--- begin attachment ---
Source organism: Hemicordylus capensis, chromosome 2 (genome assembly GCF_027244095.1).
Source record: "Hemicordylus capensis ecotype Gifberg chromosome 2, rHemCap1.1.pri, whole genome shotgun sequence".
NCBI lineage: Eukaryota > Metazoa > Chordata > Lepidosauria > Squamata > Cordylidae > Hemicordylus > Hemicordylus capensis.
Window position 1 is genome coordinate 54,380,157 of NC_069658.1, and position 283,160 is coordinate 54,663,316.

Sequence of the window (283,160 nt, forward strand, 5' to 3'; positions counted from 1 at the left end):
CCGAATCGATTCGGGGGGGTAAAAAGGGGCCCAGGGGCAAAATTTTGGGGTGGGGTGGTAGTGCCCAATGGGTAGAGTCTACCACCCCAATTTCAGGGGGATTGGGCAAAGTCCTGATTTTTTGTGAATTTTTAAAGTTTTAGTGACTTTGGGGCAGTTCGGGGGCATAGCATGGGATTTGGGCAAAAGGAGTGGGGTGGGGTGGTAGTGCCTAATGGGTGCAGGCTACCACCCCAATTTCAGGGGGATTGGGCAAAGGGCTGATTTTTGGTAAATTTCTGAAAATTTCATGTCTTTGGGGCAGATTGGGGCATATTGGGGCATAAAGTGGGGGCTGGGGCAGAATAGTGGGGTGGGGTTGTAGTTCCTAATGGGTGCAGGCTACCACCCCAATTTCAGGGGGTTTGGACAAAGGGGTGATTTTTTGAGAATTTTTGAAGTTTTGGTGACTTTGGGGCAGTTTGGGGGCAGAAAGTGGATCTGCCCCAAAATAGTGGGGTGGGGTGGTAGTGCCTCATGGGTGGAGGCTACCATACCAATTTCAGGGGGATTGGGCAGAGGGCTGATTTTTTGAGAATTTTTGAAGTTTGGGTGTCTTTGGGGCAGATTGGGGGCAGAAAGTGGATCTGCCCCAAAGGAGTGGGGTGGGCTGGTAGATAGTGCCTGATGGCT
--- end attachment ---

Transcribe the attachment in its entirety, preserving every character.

Source organism: Hemicordylus capensis, chromosome 2 (genome assembly GCF_027244095.1).
Source record: "Hemicordylus capensis ecotype Gifberg chromosome 2, rHemCap1.1.pri, whole genome shotgun sequence".
NCBI lineage: Eukaryota > Metazoa > Chordata > Lepidosauria > Squamata > Cordylidae > Hemicordylus > Hemicordylus capensis.
Window position 1 is genome coordinate 54,380,157 of NC_069658.1, and position 283,160 is coordinate 54,663,316.

Sequence of the window (283,160 nt, forward strand, 5' to 3'; positions counted from 1 at the left end):
CCGAATCGATTCGGGGGGGTAAAAAGGGGCCCAGGGGCAAAATTTTGGGGTGGGGTGGTAGTGCCCAATGGGTAGAGTCTACCACCCCAATTTCAGGGGGATTGGGCAAAGTCCTGATTTTTTGTGAATTTTTAAAGTTTTAGTGACTTTGGGGCAGTTCGGGGGCATAGCATGGGATTTGGGCAAAAGGAGTGGGGTGGGGTGGTAGTGCCTAATGGGTGCAGGCTACCACCCCAATTTCAGGGGGATTGGGCAAAGGGCTGATTTTTGGTAAATTTCTGAAAATTTCATGTCTTTGGGGCAGATTGGGGCATATTGGGGCATAAAGTGGGGGCTGGGGCAGAATAGTGGGGTGGGGTTGTAGTTCCTAATGGGTGCAGGCTACCACCCCAATTTCAGGGGGTTTGGACAAAGGGGTGATTTTTTGAGAATTTTTGAAGTTTTGGTGACTTTGGGGCAGTTTGGGGGCAGAAAGTGGATCTGCCCCAAAATAGTGGGGTGGGGTGGTAGTGCCTCATGGGTGGAGGCTACCATACCAATTTCAGGGGGATTGGGCAGAGGGCTGATTTTTTGAGAATTTTTGAAGTTTGGGTGTCTTTGGGGCAGATTGGGGGCAGAAAGTGGATCTGCCCCAAAGGAGTGGGGTGGGCTGGTAGATAGTGCCTGATGGCT